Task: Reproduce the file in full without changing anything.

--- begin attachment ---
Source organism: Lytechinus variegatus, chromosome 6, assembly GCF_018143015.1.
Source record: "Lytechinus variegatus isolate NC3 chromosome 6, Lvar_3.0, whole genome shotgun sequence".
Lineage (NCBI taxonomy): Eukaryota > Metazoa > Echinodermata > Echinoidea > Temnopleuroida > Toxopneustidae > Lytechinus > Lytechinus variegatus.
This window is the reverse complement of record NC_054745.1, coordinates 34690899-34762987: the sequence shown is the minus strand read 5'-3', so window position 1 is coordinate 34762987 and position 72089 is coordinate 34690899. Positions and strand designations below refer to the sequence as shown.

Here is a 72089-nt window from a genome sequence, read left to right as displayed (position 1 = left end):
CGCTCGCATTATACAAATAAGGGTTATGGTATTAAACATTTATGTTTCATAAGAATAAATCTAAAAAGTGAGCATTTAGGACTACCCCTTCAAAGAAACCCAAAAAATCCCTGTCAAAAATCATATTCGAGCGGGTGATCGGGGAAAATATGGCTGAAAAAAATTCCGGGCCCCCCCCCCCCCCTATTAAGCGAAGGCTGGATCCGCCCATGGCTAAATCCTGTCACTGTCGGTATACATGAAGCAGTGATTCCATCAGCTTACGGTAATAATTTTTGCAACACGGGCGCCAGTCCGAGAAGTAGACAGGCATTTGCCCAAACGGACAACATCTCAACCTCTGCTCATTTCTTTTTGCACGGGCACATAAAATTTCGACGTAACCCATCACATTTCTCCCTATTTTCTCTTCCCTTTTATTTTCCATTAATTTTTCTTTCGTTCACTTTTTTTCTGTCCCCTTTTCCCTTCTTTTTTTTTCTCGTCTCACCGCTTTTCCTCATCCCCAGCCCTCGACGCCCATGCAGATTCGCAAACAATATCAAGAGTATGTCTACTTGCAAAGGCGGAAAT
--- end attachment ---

Source organism: Lytechinus variegatus, chromosome 6, assembly GCF_018143015.1.
Source record: "Lytechinus variegatus isolate NC3 chromosome 6, Lvar_3.0, whole genome shotgun sequence".
Lineage (NCBI taxonomy): Eukaryota > Metazoa > Echinodermata > Echinoidea > Temnopleuroida > Toxopneustidae > Lytechinus > Lytechinus variegatus.
This window is the reverse complement of record NC_054745.1, coordinates 34690899-34762987: the sequence shown is the minus strand read 5'-3', so window position 1 is coordinate 34762987 and position 72089 is coordinate 34690899. Positions and strand designations below refer to the sequence as shown.

Here is a 72089-nt window from a genome sequence, read left to right as displayed (position 1 = left end):
CGCTCGCATTATACAAATAAGGGTTATGGTATTAAACATTTATGTTTCATAAGAATAAATCTAAAAAGTGAGCATTTAGGACTACCCCTTCAAAGAAACCCAAAAAATCCCTGTCAAAAATCATATTCGAGCGGGTGATCGGGGAAAATATGGCTGAAAAAAATTCCGGGCCCCCCCCCCCCCCTATTAAGCGAAGGCTGGATCCGCCCATGGCTAAATCCTGTCACTGTCGGTATACATGAAGCAGTGATTCCATCAGCTTACGGTAATAATTTTTGCAACACGGGCGCCAGTCCGAGAAGTAGACAGGCATTTGCCCAAACGGACAACATCTCAACCTCTGCTCATTTCTTTTTGCACGGGCACATAAAATTTCGACGTAACCCATCACATTTCTCCCTATTTTCTCTTCCCTTTTATTTTCCATTAATTTTTCTTTCGTTCACTTTTTTTCTGTCCCCTTTTCCCTTCTTTTTTTTTCTCGTCTCACCGCTTTTCCTCATCCCCAGCCCTCGACGCCCATGCAGATTCGCAAACAATATCAAGAGTATGTCTACTTGCAAAGGCGGAAAT